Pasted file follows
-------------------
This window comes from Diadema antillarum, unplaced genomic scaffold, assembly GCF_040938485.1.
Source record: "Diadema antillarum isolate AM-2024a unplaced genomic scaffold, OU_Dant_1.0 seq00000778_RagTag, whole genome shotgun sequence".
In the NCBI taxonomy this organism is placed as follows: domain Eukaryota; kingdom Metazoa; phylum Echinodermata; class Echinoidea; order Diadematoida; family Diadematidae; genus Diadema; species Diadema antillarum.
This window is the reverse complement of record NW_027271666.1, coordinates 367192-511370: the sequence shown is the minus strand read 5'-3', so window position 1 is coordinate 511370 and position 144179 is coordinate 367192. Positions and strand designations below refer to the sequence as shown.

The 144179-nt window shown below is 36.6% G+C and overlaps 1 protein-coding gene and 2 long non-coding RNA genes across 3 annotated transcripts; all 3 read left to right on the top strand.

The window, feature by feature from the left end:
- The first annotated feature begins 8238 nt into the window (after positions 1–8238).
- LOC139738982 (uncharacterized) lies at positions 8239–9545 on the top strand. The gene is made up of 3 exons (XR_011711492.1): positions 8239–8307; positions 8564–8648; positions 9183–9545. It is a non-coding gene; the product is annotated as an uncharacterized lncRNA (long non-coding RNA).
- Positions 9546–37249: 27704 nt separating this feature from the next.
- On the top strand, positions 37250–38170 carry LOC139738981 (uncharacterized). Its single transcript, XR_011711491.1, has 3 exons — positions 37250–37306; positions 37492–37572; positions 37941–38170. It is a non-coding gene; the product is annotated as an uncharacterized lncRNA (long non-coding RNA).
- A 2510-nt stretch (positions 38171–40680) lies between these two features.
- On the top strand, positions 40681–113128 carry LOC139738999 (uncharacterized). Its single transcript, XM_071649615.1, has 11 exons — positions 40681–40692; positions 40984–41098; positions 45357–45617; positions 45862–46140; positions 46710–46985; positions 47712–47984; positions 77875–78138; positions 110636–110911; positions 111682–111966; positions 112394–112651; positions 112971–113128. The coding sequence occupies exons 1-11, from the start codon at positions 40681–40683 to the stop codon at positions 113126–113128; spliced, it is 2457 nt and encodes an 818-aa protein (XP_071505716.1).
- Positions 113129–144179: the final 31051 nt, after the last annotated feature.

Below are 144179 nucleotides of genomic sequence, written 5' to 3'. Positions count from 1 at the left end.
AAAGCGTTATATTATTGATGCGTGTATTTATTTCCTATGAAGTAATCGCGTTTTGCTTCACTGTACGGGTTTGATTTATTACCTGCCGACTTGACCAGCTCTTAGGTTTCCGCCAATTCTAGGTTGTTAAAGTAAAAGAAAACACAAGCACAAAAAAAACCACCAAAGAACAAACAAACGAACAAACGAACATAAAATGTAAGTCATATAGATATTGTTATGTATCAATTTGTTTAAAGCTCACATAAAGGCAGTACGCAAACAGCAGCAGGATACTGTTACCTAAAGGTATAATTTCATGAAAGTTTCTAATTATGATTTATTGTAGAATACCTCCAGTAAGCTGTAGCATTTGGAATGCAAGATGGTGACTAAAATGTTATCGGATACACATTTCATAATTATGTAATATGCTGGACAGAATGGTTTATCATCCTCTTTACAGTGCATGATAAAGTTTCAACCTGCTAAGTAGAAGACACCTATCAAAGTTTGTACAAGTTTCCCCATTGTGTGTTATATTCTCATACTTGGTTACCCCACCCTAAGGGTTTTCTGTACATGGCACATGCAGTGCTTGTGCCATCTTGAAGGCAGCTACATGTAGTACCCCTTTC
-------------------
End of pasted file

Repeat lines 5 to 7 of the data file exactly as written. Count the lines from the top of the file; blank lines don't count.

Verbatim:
The 144179-nt window shown below is 36.6% G+C and overlaps 1 protein-coding gene and 2 long non-coding RNA genes across 3 annotated transcripts; all 3 read left to right on the top strand.

The window, feature by feature from the left end:
- The first annotated feature begins 8238 nt into the window (after positions 1–8238).